Public Sub SpeakText(ByRef NewText As String)

        SpeechSynth.Speak(NewText)
    End Sub


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Creating a chatbot 2

posted Oct 22, 2014, 6:51 AM by Leroy Dyer   [ updated Oct 26, 2014, 5:08 AM ]

Creating a GUI for the artificial intelligence is an important part of the design process. the look and feel of the app can also give you the feeling and look of a professional application.

Apples IOS UI Ideals

  • Deference. The UI helps people understand and interact with the content, but never competes with it.

  • Clarity. Text is legible at every size, icons are precise and lucid, adornments are subtle and appropriate, and a sharpened focus on functionality motivates the design.

  • Depth. Visual layers and realistic motion impart vitality and heighten people’s delight and understanding.



Creating the GUI

When creating the gui i have used a transparent gif file for my skin file.
the transparent for is achieved by new features in the form property s, although this can also leave problems with form movement also.

Additional code has been added to allow for mouse movement of the form.




   'form positioning
    '-----------------------------------------------------------------------------------------
    Private x, y As Integer
    Private newpoint As New Point
    'Form Movement
   

 ''' <summary>
    ''' This samples solves the problem for the form not being moveable.
    ''' </summary>
    ''' <param name="sender"></param>
    ''' <param name="e"></param>
    ''' <remarks></remarks>
    Private Sub Frm_AI_MouseDown(sender As Object, e As MouseEventArgs) Handles Me.MouseDown
        Try
            ' Form movement set integers
            x = Control.MousePosition.X - Me.Location.X
            y = Control.MousePosition.Y - Me.Location.Y
        Catch ex As Exception

        End Try
    End Sub
    
''' <summary>
    ''' This samples solves the problem for the borderless form not being moveable.
    ''' </summary>
    ''' <param name="sender"></param>
    ''' <param name="e"></param>
    ''' <remarks></remarks>
    Private Sub Frm_AI_MouseMove(sender As Object, e As MouseEventArgs) Handles Me.MouseMove
        Try
            ' Form movement movement
            If e.Button = Windows.Forms.MouseButtons.Left Then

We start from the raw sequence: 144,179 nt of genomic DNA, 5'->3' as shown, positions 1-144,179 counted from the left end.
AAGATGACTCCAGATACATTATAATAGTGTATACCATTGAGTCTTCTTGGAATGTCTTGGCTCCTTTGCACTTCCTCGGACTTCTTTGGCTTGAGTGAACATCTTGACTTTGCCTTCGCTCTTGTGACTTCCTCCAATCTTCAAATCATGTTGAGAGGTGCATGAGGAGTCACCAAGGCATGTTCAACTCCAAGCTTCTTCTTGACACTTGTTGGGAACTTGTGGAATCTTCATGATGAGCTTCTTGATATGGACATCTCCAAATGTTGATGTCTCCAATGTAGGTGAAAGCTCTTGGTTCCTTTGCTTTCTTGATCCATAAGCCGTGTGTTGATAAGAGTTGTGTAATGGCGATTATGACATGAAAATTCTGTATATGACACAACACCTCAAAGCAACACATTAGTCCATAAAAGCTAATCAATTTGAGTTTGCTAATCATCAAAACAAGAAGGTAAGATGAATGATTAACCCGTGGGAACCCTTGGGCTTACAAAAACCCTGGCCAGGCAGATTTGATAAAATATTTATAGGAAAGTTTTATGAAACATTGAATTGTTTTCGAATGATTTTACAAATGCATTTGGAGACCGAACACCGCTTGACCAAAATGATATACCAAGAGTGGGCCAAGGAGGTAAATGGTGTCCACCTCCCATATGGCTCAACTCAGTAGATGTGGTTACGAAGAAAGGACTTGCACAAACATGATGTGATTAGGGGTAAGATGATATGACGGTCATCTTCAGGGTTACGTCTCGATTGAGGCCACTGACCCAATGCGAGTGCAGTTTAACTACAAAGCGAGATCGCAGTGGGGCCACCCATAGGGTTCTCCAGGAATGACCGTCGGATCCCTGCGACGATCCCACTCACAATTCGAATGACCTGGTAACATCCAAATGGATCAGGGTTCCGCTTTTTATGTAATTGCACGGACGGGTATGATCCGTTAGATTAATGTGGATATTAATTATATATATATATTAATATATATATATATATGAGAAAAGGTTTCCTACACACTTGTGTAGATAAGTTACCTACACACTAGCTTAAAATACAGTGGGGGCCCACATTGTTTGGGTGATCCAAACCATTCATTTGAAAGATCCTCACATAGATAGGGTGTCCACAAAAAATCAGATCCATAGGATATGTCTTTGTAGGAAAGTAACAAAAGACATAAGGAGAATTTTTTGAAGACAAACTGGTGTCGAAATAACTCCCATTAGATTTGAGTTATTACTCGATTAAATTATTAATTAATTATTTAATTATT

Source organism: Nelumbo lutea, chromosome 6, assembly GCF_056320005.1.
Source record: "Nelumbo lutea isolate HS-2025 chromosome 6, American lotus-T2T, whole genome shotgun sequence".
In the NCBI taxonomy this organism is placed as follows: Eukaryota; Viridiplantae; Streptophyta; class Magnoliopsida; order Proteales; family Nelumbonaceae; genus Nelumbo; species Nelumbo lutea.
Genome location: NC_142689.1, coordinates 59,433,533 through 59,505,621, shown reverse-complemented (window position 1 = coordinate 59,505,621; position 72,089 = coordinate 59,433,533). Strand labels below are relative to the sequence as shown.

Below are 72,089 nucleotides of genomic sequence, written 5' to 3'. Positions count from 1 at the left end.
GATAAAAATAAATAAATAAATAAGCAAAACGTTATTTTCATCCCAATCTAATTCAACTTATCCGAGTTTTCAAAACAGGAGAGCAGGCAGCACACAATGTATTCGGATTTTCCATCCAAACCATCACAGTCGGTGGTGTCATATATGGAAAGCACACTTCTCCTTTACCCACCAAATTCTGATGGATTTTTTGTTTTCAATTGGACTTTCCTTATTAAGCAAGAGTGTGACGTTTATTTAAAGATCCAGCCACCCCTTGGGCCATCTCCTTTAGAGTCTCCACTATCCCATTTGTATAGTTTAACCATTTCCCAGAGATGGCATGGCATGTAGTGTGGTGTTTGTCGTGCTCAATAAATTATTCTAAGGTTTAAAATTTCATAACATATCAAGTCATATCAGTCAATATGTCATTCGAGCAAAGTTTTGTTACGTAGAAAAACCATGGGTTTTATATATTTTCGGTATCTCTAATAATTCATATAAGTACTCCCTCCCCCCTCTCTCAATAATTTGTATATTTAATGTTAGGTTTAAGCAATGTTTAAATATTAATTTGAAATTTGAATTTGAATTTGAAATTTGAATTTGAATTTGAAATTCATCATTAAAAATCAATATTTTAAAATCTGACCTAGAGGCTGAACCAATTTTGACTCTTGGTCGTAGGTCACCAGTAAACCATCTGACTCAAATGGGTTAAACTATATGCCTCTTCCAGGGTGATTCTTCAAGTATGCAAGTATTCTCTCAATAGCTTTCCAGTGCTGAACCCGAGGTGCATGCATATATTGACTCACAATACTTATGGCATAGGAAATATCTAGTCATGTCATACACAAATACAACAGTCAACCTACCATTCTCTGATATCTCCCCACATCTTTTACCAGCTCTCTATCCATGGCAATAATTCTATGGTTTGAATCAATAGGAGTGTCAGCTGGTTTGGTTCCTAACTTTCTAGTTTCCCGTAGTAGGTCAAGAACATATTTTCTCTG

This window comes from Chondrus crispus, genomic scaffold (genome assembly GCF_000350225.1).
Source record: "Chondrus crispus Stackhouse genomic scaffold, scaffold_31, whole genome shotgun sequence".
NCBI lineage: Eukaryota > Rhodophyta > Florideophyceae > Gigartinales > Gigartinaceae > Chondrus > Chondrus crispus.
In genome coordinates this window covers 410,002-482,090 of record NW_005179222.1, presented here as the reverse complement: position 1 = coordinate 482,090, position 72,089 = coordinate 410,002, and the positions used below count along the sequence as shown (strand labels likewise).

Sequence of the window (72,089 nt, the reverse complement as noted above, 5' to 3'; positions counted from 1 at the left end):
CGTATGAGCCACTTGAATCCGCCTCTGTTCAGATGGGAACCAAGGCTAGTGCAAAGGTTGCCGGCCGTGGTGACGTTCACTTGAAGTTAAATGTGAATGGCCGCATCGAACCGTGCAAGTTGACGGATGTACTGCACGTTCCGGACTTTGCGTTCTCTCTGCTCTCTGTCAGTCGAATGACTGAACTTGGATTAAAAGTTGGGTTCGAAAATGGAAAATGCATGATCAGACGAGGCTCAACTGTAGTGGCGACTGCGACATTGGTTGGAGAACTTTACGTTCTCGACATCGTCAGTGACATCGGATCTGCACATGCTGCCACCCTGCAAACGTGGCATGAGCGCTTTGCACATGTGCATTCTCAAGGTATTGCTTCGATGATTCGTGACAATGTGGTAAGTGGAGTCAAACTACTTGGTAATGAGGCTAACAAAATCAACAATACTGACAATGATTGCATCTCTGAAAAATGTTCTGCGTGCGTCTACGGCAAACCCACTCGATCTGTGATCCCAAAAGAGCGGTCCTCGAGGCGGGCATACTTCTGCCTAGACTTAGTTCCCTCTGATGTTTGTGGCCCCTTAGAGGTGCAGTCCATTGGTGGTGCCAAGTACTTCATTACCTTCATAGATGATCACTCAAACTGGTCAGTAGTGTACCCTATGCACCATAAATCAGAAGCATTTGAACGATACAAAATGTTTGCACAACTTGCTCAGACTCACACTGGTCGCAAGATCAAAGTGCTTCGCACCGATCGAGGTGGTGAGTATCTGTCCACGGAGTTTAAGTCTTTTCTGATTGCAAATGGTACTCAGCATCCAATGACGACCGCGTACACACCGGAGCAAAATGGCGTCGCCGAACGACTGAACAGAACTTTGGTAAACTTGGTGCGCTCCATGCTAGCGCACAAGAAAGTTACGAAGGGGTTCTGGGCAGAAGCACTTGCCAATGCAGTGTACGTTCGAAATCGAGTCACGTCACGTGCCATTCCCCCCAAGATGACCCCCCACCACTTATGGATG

newpoint = Control.MousePosition
                newpoint.X -= (x)
                newpoint.Y -= (y)
                Me.Location = newpoint
            End If
        Catch ex As Exception

        End Try
    End Sub
    '-----------------------------------------------------------------------------------------






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Regular Expression Syntax (Scripting)

posted Oct 21, 2014, 6:38 PM by Leroy Dyer   [ updated Oct 21, 2014, 6:38 PM ]

regular expression describes one or more strings to match when you search a body of text. The expression serves as a template for matching a character pattern to the string that is being searched.

A regular expression consists of ordinary characters (for example, letters a through z) and special characters, known asmetacharacters.

  Special Characters

The following table contains a list of single-character metacharacters and their behavior in regular expressions.

NoteNote:

To match one of these special characters, you must first escape the character, that is, precede it with a backslash character (\). For instance, to search for the "+" literal character, you can use the expression "\+".

Metacharacter

Behavior

Example

*

Matches the previous character or subexpression zero or more times.

Equivalent to {0,}.

zo* matches "z" and "zoo".

+

Matches the previous character or subexpression one or more times.

Equivalent to {1,}.

zo+ matches "zo" and "zoo", but not "z".

?

Matches the previous character or subexpression zero or one time.

Equivalent to {0,1}.

When ? immediately follows any other quantifier (*, +, ?, {n}, {n,}, or {n,m}), the matching pattern is non-greedy. A non-greedy pattern matches as little of the searched string as possible. The default greedy pattern matches as much of the searched string as possible.

zo? matches "z" and "zo", but not "zoo".

o+? matches a single "o" in "oooo", and o+ matches all "o"s.

do(es)? matches the "do" in "do" or "does".

^

Matches the position at the start of the searched string. If the Multilineproperty is set, ^ also matches the position following \n or \r.

When used as the first character in a bracket expression, ^ negates the character set.

^\d{3} matches 3 numeric digits at the start of the searched string.

[^abc] matches any character except a, b, and c.

$

Matches the position at the end of the searched string. If the Multilineproperty is set, $ also matches the position before \n or \r.

\d{3}$ matches 3 numeric digits at the end of the searched string.

.

Matches any single character except the newline character \n. To match any character including the \n, use a pattern like [\s\S].

a.c matches "abc", "a1c", and "a-c".

[]

Marks the start and end of a bracket expression.

[1-4] matches "1", "2", "3", or "4". [^aAeEiIoOuU]matches any non-vowel character.

{}

Marks the start and end of a quantifier expression.

a{2,3} matches "aa" and "aaa".

()